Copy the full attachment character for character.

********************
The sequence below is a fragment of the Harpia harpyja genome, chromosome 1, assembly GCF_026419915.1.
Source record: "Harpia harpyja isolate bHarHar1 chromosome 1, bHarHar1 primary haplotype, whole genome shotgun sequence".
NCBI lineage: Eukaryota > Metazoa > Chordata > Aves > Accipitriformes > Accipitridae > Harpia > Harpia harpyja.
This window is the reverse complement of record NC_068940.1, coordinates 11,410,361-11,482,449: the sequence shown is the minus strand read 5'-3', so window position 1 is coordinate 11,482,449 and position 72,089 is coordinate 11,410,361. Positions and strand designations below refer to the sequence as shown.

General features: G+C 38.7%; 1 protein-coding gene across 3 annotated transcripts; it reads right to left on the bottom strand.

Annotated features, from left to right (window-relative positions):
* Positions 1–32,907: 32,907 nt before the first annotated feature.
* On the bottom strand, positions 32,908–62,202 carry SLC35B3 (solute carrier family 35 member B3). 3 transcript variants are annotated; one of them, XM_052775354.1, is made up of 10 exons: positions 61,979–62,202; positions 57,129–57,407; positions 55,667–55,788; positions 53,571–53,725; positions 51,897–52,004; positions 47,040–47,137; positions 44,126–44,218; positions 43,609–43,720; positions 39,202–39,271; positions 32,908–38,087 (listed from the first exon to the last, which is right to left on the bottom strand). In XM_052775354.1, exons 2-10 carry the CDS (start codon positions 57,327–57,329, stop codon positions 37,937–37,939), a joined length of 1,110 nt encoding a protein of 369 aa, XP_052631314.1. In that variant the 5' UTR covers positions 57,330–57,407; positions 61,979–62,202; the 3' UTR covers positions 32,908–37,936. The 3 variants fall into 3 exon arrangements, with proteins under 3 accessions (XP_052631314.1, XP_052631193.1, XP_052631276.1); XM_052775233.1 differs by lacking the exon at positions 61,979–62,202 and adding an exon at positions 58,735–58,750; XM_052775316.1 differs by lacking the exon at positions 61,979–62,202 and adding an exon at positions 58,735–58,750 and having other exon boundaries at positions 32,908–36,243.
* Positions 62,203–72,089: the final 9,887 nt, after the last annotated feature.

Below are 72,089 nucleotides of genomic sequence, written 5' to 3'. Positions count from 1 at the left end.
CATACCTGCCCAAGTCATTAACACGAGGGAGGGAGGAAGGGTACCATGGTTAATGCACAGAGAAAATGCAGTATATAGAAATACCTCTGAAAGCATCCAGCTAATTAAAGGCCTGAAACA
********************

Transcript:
The sequence below is a fragment of the Harpia harpyja genome, chromosome 1, assembly GCF_026419915.1.
Source record: "Harpia harpyja isolate bHarHar1 chromosome 1, bHarHar1 primary haplotype, whole genome shotgun sequence".
NCBI lineage: Eukaryota > Metazoa > Chordata > Aves > Accipitriformes > Accipitridae > Harpia > Harpia harpyja.
This window is the reverse complement of record NC_068940.1, coordinates 11,410,361-11,482,449: the sequence shown is the minus strand read 5'-3', so window position 1 is coordinate 11,482,449 and position 72,089 is coordinate 11,410,361. Positions and strand designations below refer to the sequence as shown.

General features: G+C 38.7%; 1 protein-coding gene across 3 annotated transcripts; it reads right to left on the bottom strand.

Annotated features, from left to right (window-relative positions):
* Positions 1–32,907: 32,907 nt before the first annotated feature.
* On the bottom strand, positions 32,908–62,202 carry SLC35B3 (solute carrier family 35 member B3). 3 transcript variants are annotated; one of them, XM_052775354.1, is made up of 10 exons: positions 61,979–62,202; positions 57,129–57,407; positions 55,667–55,788; positions 53,571–53,725; positions 51,897–52,004; positions 47,040–47,137; positions 44,126–44,218; positions 43,609–43,720; positions 39,202–39,271; positions 32,908–38,087 (listed from the first exon to the last, which is right to left on the bottom strand). In XM_052775354.1, exons 2-10 carry the CDS (start codon positions 57,327–57,329, stop codon positions 37,937–37,939), a joined length of 1,110 nt encoding a protein of 369 aa, XP_052631314.1. In that variant the 5' UTR covers positions 57,330–57,407; positions 61,979–62,202; the 3' UTR covers positions 32,908–37,936. The 3 variants fall into 3 exon arrangements, with proteins under 3 accessions (XP_052631314.1, XP_052631193.1, XP_052631276.1); XM_052775233.1 differs by lacking the exon at positions 61,979–62,202 and adding an exon at positions 58,735–58,750; XM_052775316.1 differs by lacking the exon at positions 61,979–62,202 and adding an exon at positions 58,735–58,750 and having other exon boundaries at positions 32,908–36,243.
* Positions 62,203–72,089: the final 9,887 nt, after the last annotated feature.

Below are 72,089 nucleotides of genomic sequence, written 5' to 3'. Positions count from 1 at the left end.
CATACCTGCCCAAGTCATTAACACGAGGGAGGGAGGAAGGGTACCATGGTTAATGCACAGAGAAAATGCAGTATATAGAAATACCTCTGAAAGCATCCAGCTAATTAAAGGCCTGAAACA